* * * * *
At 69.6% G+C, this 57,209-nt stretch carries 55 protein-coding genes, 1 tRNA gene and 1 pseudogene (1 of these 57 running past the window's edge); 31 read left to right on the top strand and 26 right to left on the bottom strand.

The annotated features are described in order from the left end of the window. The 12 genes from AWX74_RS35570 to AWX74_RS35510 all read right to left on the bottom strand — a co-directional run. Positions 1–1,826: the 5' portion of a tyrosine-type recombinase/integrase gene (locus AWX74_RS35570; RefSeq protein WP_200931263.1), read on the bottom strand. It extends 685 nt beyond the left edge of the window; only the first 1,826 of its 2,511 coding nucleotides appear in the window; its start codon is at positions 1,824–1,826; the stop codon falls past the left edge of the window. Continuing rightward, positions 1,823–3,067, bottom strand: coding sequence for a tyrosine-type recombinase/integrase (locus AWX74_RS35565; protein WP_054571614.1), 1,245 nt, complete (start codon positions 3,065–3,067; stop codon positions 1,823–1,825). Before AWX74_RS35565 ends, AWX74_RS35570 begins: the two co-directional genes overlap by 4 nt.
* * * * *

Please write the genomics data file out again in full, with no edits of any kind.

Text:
At 69.6% G+C, this 57,209-nt stretch carries 55 protein-coding genes, 1 tRNA gene and 1 pseudogene (1 of these 57 running past the window's edge); 31 read left to right on the top strand and 26 right to left on the bottom strand.

The annotated features are described in order from the left end of the window. The 12 genes from AWX74_RS35570 to AWX74_RS35510 all read right to left on the bottom strand — a co-directional run. Positions 1–1,826: the 5' portion of a tyrosine-type recombinase/integrase gene (locus AWX74_RS35570; RefSeq protein WP_200931263.1), read on the bottom strand. It extends 685 nt beyond the left edge of the window; only the first 1,826 of its 2,511 coding nucleotides appear in the window; its start codon is at positions 1,824–1,826; the stop codon falls past the left edge of the window. Continuing rightward, positions 1,823–3,067, bottom strand: coding sequence for a tyrosine-type recombinase/integrase (locus AWX74_RS35565; protein WP_054571614.1), 1,245 nt, complete (start codon positions 3,065–3,067; stop codon positions 1,823–1,825). Before AWX74_RS35565 ends, AWX74_RS35570 begins: the two co-directional genes overlap by 4 nt.